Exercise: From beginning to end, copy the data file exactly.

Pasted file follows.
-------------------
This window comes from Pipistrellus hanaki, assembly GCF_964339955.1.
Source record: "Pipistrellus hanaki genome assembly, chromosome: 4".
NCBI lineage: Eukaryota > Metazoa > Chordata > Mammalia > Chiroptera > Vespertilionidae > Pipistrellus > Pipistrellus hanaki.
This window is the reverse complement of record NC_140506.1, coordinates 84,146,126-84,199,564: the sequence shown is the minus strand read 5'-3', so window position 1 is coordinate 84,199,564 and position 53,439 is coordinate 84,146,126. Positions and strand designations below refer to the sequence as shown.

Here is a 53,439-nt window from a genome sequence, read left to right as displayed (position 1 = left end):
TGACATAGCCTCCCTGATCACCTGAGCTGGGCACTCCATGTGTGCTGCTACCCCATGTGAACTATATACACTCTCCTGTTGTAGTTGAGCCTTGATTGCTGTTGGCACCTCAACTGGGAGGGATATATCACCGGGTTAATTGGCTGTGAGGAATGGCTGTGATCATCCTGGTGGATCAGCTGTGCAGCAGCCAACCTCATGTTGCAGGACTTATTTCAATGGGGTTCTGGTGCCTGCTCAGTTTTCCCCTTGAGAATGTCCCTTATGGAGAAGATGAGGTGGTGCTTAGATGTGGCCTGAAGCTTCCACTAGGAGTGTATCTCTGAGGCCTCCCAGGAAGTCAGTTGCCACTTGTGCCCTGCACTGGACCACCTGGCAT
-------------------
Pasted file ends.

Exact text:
This window comes from Pipistrellus hanaki, assembly GCF_964339955.1.
Source record: "Pipistrellus hanaki genome assembly, chromosome: 4".
NCBI lineage: Eukaryota > Metazoa > Chordata > Mammalia > Chiroptera > Vespertilionidae > Pipistrellus > Pipistrellus hanaki.
This window is the reverse complement of record NC_140506.1, coordinates 84,146,126-84,199,564: the sequence shown is the minus strand read 5'-3', so window position 1 is coordinate 84,199,564 and position 53,439 is coordinate 84,146,126. Positions and strand designations below refer to the sequence as shown.

Here is a 53,439-nt window from a genome sequence, read left to right as displayed (position 1 = left end):
TGACATAGCCTCCCTGATCACCTGAGCTGGGCACTCCATGTGTGCTGCTACCCCATGTGAACTATATACACTCTCCTGTTGTAGTTGAGCCTTGATTGCTGTTGGCACCTCAACTGGGAGGGATATATCACCGGGTTAATTGGCTGTGAGGAATGGCTGTGATCATCCTGGTGGATCAGCTGTGCAGCAGCCAACCTCATGTTGCAGGACTTATTTCAATGGGGTTCTGGTGCCTGCTCAGTTTTCCCCTTGAGAATGTCCCTTATGGAGAAGATGAGGTGGTGCTTAGATGTGGCCTGAAGCTTCCACTAGGAGTGTATCTCTGAGGCCTCCCAGGAAGTCAGTTGCCACTTGTGCCCTGCACTGGACCACCTGGCAT